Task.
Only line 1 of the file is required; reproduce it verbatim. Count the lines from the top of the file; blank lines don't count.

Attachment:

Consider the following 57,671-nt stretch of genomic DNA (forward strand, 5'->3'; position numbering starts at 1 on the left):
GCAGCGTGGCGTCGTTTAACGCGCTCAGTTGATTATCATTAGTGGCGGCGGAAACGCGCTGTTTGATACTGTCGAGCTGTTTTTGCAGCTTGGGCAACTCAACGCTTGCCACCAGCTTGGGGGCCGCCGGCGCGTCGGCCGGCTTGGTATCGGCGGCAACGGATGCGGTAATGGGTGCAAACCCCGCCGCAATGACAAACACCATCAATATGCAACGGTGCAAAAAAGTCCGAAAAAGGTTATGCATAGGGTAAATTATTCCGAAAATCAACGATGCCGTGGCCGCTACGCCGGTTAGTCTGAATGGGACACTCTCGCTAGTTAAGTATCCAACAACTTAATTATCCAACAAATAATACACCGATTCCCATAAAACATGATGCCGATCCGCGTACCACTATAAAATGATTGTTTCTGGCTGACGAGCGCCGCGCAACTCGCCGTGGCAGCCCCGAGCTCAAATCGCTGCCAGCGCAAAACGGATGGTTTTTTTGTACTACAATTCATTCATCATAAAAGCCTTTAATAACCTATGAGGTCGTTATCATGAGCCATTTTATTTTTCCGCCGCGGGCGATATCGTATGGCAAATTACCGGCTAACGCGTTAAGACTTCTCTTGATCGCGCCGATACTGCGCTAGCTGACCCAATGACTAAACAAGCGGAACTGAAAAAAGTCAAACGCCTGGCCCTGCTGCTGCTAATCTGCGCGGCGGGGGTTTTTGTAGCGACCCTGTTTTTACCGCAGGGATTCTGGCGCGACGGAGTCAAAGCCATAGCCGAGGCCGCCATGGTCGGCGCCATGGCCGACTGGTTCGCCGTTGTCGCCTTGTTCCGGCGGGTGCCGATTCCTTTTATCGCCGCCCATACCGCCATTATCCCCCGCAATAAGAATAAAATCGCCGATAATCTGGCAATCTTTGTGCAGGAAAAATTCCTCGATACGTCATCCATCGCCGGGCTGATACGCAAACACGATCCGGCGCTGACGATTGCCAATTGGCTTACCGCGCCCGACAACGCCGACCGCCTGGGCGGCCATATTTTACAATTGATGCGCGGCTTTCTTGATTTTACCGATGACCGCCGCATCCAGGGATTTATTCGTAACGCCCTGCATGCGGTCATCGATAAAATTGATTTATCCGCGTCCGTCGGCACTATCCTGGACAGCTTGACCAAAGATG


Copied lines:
Consider the following 57,671-nt stretch of genomic DNA (forward strand, 5'->3'; position numbering starts at 1 on the left):